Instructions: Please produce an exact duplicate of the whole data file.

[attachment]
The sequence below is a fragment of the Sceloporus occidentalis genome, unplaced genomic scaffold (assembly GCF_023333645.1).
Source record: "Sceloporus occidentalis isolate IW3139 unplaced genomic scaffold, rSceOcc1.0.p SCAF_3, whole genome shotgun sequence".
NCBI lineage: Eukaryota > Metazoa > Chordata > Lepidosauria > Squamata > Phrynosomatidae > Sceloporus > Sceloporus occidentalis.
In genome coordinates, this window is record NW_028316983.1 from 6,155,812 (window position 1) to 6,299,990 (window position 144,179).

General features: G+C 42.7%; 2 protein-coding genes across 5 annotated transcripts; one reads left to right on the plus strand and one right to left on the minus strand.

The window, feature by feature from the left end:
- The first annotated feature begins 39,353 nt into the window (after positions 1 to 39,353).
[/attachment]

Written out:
The sequence below is a fragment of the Sceloporus occidentalis genome, unplaced genomic scaffold (assembly GCF_023333645.1).
Source record: "Sceloporus occidentalis isolate IW3139 unplaced genomic scaffold, rSceOcc1.0.p SCAF_3, whole genome shotgun sequence".
NCBI lineage: Eukaryota > Metazoa > Chordata > Lepidosauria > Squamata > Phrynosomatidae > Sceloporus > Sceloporus occidentalis.
In genome coordinates, this window is record NW_028316983.1 from 6,155,812 (window position 1) to 6,299,990 (window position 144,179).

General features: G+C 42.7%; 2 protein-coding genes across 5 annotated transcripts; one reads left to right on the plus strand and one right to left on the minus strand.

The window, feature by feature from the left end:
- The first annotated feature begins 39,353 nt into the window (after positions 1 to 39,353).